Wednesday, September 16, 2009

GBR-IV Miscellany

Saturday morning we decided to sleep in and take it easy rather than go to the range and shoot Steel Challenge. Sounds like a great time was had by all, but we don't get to sleep in and spend a day together often enough. We needed this.

That afternoon we made it to the Hospitality Suite before the appointed hour for the beginning of the evening's festivities, kicked off by Rachel Parsons, Media Liaison from the NRA-ILA, then Bill Brassard of the National Shooting Sports Foundation, followed by the All You Can Eat Pizza Feast--paid for by the NSSF--and the raffle, the results of which I blogged that night before passing out.

I wasn't taking notes, but Rachel spoke mostly about Bloggers and the NRA-ILA working together. She spoke a little bit about how oftentimes there are things that NRA is doing "behind the scenes" which can't be discussed; during the question and answer period we made a few suggestions about how the NRA can better use "social networking media"--i.e., blogs, FaceSpace, Twitter--to keep the public informed.

Bill mostly talked about the same sorts of things; it sounds like NSSF may be making better use of "Web 2.0", AKA social networking media, to keep folks informed. Of course, if folks don't know it's there...

NSSF picked up the tab for the "all you can eat pizza feast"; NRA had paid for munchies the night before. Other than the use of the Hospitality Suite and the pizza feast, GBR was pay-as-you-go for attendees, so almost every dime on the attendees' registration fees and of raffle ticket sales went to Soldiers' Angels - Project Valour-IT, founded by Major Chuck Ziegenfuss to provide laptop computers with voice-activated software, Wii gaming systems, and handheld GPS' to military personnel recovering from traumatic injuries.

I'm not generally in the habit of praising officers, but Chuck's talk Saturday night--and, in fact, his company throughout the event--was very entertaining. From his description of the nature and extent of his wounds, he could very easily have simply descended into a perpetual self-pity party, or have given up and died. Instead, with the help of his wife and his personally-assigned Soldiers Angel, the first "adaptive laptop for the wounded"; a laptop was loaded with Dragon Naturally Speaking software, so he could use it while in Walter Reed Army Hospital with both arms in casts, and he was only able to type with one finger. Now he could surf the web and write emails while in the hospital; to him, the most important aspect was that he could stay in touch with "his guys", the soldiers in his unit. (His full story is told on pages 18-20 of the September '09 Soldiers' Angels Newsletter.) (That entire document seems to be loaded with some sort of electronic hay fever, better have some tissues handy...)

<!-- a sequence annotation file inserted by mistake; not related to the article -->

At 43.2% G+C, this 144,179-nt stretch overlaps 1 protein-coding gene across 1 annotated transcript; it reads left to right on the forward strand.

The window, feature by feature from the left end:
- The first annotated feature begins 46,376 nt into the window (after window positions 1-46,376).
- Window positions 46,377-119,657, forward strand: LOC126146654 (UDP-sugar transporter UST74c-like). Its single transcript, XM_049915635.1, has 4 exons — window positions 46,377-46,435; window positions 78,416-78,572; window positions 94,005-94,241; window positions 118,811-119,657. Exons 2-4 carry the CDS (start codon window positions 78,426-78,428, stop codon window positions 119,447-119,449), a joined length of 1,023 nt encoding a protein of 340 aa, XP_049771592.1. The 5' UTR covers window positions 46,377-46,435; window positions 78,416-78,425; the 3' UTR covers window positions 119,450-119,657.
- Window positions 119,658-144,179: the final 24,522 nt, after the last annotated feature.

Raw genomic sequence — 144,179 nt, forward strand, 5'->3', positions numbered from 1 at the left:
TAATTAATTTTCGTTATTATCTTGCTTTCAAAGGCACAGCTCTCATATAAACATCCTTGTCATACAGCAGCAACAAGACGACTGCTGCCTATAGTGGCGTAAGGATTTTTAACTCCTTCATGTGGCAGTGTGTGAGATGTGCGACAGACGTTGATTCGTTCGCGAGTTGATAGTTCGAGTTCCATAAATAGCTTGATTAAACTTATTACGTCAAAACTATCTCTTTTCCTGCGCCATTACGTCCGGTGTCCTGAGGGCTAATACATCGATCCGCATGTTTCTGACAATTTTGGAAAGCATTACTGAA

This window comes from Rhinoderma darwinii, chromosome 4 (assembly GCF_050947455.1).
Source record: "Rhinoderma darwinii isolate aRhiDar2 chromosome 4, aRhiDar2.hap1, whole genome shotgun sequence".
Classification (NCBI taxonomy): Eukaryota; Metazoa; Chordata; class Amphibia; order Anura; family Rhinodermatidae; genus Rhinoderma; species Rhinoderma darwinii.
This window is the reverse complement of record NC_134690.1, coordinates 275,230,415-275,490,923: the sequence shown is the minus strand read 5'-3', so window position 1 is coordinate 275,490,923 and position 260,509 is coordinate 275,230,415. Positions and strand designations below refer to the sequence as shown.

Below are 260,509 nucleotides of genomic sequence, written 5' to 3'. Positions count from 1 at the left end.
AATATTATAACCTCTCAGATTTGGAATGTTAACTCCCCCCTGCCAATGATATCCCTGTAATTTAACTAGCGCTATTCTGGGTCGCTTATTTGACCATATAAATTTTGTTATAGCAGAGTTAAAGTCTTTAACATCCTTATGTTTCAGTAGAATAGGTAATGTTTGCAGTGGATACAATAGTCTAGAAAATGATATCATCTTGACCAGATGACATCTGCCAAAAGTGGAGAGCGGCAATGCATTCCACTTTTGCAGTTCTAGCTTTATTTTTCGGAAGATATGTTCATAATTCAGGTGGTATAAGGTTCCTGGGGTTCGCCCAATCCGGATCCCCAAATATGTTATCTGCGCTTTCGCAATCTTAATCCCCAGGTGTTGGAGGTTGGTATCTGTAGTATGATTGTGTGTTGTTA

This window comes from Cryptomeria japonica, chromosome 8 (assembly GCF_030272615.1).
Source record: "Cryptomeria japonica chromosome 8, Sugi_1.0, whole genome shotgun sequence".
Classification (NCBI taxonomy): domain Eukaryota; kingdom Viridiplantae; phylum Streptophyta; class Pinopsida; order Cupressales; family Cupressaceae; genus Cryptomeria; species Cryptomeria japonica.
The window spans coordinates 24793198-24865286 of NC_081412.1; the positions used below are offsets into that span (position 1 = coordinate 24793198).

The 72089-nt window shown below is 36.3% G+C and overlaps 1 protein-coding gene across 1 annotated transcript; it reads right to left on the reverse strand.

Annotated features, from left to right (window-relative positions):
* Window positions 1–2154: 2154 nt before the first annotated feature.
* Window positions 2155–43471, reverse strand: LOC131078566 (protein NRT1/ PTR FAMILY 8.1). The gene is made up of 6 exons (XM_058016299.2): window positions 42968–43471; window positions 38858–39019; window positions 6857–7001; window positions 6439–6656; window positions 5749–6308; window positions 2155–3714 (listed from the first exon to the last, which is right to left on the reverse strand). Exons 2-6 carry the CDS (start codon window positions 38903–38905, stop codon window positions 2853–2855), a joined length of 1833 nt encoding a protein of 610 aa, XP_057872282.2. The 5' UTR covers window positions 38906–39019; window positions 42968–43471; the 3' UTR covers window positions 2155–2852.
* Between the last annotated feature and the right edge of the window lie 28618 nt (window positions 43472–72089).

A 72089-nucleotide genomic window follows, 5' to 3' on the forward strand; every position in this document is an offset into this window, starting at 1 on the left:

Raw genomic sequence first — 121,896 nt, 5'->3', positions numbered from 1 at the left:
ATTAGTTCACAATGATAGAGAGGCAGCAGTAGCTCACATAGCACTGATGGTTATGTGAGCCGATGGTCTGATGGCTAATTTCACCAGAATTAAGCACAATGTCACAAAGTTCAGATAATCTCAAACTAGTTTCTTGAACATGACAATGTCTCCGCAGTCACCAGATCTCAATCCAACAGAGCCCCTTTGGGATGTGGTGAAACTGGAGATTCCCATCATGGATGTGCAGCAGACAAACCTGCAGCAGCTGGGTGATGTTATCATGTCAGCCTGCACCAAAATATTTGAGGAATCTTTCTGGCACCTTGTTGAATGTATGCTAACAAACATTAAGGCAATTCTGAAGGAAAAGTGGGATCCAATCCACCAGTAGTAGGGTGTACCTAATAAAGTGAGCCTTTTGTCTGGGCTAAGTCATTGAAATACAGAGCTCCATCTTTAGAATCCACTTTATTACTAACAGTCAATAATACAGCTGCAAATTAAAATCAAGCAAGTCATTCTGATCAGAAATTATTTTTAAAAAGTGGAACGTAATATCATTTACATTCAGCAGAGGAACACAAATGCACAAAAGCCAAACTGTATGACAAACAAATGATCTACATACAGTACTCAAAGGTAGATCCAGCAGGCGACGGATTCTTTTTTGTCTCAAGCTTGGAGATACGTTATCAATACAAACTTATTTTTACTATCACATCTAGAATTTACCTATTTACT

From Project Valour-IT's website:
Technology supplied includes:
  • Voice-controlled Laptops - Operated by speaking into a microphone or using other adaptive technologies, they allow the wounded to maintain connections with the rest of the world during recovery.
  • Wii Video Game Systems - Whole-body game systems increase motivation and speed recovery when used under the guidance of physical therapists in therapy sessions (donated only to medical facilities).
  • Personal GPS - Handheld GPS devices build self-confidence and independence by compensating for short-term memory loss and organizational challenges related to severe TBI and severe PTSD.
ADDED: I managed to send my photos of Chuck's talk to a black hole, but DirtCrashr has one here.

After the dust from the raffle settled--except I'm not sure it's finished settling yet--Gun Blogger Rendezvous IV brought in over $5000 for Soldier's Angels/Project Valour-IT, perhaps as much as $7000. Being part of that definately made up for the 13-14 hour drives both ways, gas prices in excess of $3.00 a gallon, and, for Mrs. Drang, spending her birthday doing somehting I wanted to do instead of what she wanted to do.

(See my post GBR-IV Schwag for what Mrs. Drang and I brought home.)

Other stuff: GBR-IV was officially over after the Cowboy Fast Draw. I think most folks left that afternoon; we stayed over a day, and drove home Monday. We took the route I-80 eastbound, then US 95 northbound from Winnemucca, getting on I82 westbound just west of Boise. We then picked up I84 west of Pendleton, turning west again on I90 at Ellensburg. Google maps had told us to expect a 14+ hour drive taking this route, but I believe we could have trimmed an hour of that, what with the speed limit in Nevada being 75 on the interstate and 70 on two-lane back roads, and 70 in Washington outside of built-up areas. If it hadn't been for construction in Oregon and Washington... (At last in Washington there was work going on; in Oregon, once again, it looked as if they had the lane changes laid out but were doing no work...)

It occurred to us late in the stay that we could probably have used our time share's travel agency to book a room at the Silver Legacy, using our points; it might have cost more points, but we used the kitchenette in the time-share so little that food costs would not have been significantly higher. We may try that compromise next year. It would also be nice to be able to get enough time off to be able to be down there earlier, but that is too situation-dependent.

All in all this was a great experience, new friends were made, and a great time was had by all. We hope to be able to be there next year.

No comments: